Sep
7
comment Can S/MIME be still considered secure?
In the future, it is often better to migrate questions, rather than cross-posting or duplicating them. (It's better still to ask at the right place from the start, if you know what the right place is!) No biggie; just wanted to let you know for the future.
Sep
7
comment Can stream ciphers (usually) be “run backwards”?
Poncho is right. Poncho never claimed that an arbitrary permutation is safe. What is true is that a random permutation is safer than a random function: this is because the expected cycle length for a random permutation on $n$ bits is $(2^n+1)/2$, whereas the expected cycle length for a random function on $n$ bits is $\sqrt{2^n}$, a huge difference. To the extent that the next-state function is intended to be indistinguishable from a random permutation, it is safer against short-cycle problems than a next-state function that is intended to look like a random function.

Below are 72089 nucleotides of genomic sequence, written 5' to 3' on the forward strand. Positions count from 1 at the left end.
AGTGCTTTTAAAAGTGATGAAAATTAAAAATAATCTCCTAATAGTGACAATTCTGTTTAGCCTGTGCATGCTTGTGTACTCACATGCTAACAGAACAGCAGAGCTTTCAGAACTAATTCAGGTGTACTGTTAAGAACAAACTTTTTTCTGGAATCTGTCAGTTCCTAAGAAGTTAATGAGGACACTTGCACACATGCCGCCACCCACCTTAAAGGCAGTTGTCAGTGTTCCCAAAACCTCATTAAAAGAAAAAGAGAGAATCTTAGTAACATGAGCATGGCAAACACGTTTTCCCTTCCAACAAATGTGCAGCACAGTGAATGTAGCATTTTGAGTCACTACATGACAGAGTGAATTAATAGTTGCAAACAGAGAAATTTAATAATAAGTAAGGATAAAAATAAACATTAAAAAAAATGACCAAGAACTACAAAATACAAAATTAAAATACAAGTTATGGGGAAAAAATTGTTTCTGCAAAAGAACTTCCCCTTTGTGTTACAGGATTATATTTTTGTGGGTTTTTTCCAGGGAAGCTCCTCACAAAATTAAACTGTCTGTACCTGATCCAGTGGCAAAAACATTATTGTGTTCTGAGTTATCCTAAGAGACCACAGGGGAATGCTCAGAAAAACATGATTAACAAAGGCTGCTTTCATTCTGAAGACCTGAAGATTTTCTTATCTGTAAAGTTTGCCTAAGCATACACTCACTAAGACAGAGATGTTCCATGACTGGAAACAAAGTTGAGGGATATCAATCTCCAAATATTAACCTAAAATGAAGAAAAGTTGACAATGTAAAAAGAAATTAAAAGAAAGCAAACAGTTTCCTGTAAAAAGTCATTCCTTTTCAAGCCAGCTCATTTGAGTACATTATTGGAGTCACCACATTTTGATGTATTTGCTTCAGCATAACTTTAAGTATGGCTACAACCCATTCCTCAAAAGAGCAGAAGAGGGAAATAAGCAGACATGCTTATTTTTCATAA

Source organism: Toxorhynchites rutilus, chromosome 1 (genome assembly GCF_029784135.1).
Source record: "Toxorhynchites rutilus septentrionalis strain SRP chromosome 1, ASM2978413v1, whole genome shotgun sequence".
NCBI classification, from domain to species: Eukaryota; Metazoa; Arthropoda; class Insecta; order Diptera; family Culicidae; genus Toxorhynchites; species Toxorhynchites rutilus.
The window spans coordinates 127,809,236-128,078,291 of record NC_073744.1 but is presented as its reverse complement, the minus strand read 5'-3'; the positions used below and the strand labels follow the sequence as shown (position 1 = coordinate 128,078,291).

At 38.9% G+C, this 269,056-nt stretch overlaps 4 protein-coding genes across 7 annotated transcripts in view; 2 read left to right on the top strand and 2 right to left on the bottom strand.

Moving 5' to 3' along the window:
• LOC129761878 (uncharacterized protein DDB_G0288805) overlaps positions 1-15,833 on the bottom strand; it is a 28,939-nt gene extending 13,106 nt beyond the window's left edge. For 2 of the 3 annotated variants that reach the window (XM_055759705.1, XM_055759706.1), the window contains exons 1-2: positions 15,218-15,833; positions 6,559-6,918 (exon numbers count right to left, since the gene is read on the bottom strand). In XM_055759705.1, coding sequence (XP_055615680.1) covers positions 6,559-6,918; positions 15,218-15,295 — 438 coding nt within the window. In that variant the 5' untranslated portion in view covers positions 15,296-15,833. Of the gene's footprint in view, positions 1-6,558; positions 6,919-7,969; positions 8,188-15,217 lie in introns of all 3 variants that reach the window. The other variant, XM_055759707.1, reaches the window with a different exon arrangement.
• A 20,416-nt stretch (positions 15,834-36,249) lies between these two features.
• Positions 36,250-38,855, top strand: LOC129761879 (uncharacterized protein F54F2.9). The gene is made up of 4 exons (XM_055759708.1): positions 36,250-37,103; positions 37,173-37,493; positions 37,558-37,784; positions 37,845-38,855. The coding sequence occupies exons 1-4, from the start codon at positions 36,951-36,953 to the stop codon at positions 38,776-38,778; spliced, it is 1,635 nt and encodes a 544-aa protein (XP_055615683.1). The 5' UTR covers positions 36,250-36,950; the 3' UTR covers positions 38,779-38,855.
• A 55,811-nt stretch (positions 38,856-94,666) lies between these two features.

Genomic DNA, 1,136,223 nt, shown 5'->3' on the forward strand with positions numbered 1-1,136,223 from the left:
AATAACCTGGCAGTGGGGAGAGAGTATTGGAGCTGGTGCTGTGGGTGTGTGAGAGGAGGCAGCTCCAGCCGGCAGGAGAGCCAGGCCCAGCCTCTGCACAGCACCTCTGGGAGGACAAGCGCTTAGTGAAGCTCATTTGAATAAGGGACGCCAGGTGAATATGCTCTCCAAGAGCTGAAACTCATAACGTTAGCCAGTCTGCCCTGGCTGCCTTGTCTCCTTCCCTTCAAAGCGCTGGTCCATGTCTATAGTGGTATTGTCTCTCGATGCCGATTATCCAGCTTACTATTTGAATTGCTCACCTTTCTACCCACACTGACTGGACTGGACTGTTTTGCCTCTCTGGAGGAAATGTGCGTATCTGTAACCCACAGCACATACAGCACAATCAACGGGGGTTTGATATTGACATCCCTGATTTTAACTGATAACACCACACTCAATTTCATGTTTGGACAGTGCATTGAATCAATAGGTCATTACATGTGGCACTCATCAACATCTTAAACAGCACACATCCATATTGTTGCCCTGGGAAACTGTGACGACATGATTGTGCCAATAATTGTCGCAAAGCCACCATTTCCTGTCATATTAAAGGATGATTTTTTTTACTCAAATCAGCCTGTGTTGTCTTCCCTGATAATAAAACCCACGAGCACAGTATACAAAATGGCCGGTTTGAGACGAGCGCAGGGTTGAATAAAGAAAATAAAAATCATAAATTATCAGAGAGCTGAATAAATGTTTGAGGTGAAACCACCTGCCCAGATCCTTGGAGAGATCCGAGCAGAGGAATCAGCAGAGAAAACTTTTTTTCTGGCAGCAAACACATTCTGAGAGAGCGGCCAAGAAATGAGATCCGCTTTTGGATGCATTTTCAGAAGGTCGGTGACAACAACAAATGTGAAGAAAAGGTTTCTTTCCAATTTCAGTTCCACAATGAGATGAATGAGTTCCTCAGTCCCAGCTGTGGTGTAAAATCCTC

Sep
6
comment Camellia or AES - which should I use?
... And yes, I know how I would answer, and I know the answer (on a technical level) is likely to be painfully obvious to anyone on this site... but I'm hoping someone will write an answer that serves as a general reference that I can point others to.
Sep
6
comment Who uses Dual_EC_DRBG?